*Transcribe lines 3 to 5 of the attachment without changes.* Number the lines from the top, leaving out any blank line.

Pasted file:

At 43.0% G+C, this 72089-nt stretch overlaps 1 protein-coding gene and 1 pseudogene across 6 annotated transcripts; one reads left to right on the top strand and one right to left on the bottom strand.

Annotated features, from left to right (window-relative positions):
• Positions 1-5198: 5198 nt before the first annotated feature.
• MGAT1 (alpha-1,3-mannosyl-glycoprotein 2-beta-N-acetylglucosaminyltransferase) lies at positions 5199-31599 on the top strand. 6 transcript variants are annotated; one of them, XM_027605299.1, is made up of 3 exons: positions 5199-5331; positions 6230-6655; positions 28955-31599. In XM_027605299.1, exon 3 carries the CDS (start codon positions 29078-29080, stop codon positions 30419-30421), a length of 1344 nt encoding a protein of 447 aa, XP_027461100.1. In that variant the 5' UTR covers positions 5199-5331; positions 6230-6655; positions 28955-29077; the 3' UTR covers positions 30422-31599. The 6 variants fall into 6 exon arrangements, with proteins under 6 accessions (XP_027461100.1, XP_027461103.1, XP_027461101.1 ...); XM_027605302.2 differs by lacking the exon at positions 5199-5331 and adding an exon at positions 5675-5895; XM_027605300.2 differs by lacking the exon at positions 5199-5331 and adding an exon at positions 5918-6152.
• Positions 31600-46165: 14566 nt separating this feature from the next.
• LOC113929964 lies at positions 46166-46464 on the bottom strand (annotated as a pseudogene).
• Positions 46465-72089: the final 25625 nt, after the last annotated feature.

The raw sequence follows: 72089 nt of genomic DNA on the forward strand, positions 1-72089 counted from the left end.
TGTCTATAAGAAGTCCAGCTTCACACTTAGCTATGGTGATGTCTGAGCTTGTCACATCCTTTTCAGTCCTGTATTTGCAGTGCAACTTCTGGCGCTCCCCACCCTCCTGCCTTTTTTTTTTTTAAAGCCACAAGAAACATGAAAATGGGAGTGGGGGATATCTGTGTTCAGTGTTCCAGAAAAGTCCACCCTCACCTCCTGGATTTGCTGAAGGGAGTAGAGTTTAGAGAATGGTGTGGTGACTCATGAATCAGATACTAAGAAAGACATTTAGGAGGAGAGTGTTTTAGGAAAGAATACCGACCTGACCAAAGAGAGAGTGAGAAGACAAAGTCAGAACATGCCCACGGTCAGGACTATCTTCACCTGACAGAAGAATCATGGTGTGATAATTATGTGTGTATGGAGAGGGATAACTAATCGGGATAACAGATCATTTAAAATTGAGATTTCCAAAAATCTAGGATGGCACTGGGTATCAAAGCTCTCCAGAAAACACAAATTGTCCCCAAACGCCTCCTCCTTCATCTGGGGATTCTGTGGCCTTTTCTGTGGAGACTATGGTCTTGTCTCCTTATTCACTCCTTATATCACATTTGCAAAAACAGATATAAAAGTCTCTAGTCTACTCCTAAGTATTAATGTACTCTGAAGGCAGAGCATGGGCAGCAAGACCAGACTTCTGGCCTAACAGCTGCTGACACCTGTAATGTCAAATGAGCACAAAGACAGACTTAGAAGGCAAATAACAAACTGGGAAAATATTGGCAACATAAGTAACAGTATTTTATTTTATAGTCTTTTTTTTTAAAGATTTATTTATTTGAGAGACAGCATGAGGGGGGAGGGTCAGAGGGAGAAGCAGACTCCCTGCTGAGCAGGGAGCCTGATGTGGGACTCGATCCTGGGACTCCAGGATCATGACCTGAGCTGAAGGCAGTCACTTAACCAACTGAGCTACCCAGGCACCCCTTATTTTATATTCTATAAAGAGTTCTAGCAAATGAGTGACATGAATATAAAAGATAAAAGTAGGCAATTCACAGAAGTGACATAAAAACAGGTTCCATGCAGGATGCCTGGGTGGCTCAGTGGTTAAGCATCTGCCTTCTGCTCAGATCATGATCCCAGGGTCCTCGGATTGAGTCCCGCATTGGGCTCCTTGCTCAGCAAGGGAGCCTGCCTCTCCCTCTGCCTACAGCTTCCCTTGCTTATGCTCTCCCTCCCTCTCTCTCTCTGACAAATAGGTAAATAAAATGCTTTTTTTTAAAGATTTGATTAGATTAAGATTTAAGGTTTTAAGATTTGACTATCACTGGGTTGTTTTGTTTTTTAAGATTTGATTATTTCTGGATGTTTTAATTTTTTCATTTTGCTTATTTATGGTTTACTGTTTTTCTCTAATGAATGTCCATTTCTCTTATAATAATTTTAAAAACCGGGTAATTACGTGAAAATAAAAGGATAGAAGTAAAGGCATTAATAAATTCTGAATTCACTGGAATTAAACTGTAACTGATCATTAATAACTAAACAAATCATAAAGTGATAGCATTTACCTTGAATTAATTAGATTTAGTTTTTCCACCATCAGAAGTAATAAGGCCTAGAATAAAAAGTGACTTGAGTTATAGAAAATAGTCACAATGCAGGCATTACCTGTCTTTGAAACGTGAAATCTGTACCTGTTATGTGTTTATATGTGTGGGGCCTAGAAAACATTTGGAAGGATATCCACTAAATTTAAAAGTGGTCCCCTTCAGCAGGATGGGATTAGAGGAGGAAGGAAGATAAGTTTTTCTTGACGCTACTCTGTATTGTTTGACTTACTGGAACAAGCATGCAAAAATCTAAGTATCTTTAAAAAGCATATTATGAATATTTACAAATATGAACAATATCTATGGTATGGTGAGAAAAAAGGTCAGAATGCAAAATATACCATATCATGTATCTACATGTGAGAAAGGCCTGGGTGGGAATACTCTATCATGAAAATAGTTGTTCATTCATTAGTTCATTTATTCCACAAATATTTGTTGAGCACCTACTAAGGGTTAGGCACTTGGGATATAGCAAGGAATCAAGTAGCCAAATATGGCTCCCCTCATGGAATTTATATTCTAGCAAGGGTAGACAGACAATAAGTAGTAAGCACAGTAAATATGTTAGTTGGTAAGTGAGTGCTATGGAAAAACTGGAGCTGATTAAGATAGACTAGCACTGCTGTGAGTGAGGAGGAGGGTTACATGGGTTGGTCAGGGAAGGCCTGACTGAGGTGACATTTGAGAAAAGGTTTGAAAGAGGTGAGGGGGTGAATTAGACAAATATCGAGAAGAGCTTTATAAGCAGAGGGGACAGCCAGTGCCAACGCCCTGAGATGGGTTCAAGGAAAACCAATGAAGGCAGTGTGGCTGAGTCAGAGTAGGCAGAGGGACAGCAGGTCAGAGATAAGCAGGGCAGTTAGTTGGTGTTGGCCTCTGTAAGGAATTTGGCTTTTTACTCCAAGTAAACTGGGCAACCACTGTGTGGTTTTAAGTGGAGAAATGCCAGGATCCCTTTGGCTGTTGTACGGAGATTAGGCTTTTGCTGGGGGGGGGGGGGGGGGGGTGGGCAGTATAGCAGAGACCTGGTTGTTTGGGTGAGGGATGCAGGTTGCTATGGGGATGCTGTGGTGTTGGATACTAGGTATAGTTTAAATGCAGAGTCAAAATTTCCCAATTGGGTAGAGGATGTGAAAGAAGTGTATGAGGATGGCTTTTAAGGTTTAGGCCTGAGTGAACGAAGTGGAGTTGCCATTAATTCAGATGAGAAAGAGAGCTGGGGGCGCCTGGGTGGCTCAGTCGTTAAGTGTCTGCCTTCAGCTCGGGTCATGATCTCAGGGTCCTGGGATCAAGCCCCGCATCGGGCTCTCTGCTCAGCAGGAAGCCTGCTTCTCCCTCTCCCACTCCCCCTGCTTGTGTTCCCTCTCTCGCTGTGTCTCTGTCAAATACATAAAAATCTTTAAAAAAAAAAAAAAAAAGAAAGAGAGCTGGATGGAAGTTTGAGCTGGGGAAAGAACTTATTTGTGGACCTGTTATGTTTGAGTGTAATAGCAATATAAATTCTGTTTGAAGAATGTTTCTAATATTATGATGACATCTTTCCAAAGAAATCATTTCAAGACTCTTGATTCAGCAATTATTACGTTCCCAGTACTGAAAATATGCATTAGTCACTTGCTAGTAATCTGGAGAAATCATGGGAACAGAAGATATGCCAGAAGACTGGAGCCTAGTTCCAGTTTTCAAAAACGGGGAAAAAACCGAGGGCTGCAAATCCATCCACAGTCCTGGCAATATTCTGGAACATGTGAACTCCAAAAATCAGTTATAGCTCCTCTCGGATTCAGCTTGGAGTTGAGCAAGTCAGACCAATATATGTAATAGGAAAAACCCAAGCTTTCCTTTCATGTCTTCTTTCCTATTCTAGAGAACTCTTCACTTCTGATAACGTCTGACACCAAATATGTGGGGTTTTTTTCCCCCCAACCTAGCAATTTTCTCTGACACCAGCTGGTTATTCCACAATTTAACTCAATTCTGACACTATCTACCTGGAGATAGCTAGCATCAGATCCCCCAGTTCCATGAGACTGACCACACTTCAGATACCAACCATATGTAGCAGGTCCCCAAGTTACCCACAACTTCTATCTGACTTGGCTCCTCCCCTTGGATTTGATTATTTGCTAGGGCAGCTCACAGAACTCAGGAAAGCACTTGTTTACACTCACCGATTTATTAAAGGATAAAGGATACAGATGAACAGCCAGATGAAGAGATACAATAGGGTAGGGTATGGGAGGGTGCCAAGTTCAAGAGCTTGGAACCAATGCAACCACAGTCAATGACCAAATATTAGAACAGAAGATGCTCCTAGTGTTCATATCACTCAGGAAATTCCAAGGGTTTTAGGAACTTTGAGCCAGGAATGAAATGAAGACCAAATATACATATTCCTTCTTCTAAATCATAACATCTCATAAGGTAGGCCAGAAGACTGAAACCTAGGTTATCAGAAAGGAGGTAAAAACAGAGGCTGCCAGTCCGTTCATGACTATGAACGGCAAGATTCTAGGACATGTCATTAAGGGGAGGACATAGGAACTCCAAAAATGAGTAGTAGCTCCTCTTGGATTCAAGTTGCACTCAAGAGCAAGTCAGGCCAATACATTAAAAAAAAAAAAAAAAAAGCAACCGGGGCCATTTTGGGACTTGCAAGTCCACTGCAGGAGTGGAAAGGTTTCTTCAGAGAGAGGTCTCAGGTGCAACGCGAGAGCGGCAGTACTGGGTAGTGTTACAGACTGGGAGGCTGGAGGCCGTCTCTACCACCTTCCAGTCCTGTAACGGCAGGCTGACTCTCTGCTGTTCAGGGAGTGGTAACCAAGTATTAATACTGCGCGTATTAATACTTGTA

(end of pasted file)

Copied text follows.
• Positions 1-5198: 5198 nt before the first annotated feature.
• MGAT1 (alpha-1,3-mannosyl-glycoprotein 2-beta-N-acetylglucosaminyltransferase) lies at positions 5199-31599 on the top strand. 6 transcript variants are annotated; one of them, XM_027605299.1, is made up of 3 exons: positions 5199-5331; positions 6230-6655; positions 28955-31599. In XM_027605299.1, exon 3 carries the CDS (start codon positions 29078-29080, stop codon positions 30419-30421), a length of 1344 nt encoding a protein of 447 aa, XP_027461100.1. In that variant the 5' UTR covers positions 5199-5331; positions 6230-6655; positions 28955-29077; the 3' UTR covers positions 30422-31599. The 6 variants fall into 6 exon arrangements, with proteins under 6 accessions (XP_027461100.1, XP_027461103.1, XP_027461101.1 ...); XM_027605302.2 differs by lacking the exon at positions 5199-5331 and adding an exon at positions 5675-5895; XM_027605300.2 differs by lacking the exon at positions 5199-5331 and adding an exon at positions 5918-6152.
• Positions 31600-46165: 14566 nt separating this feature from the next.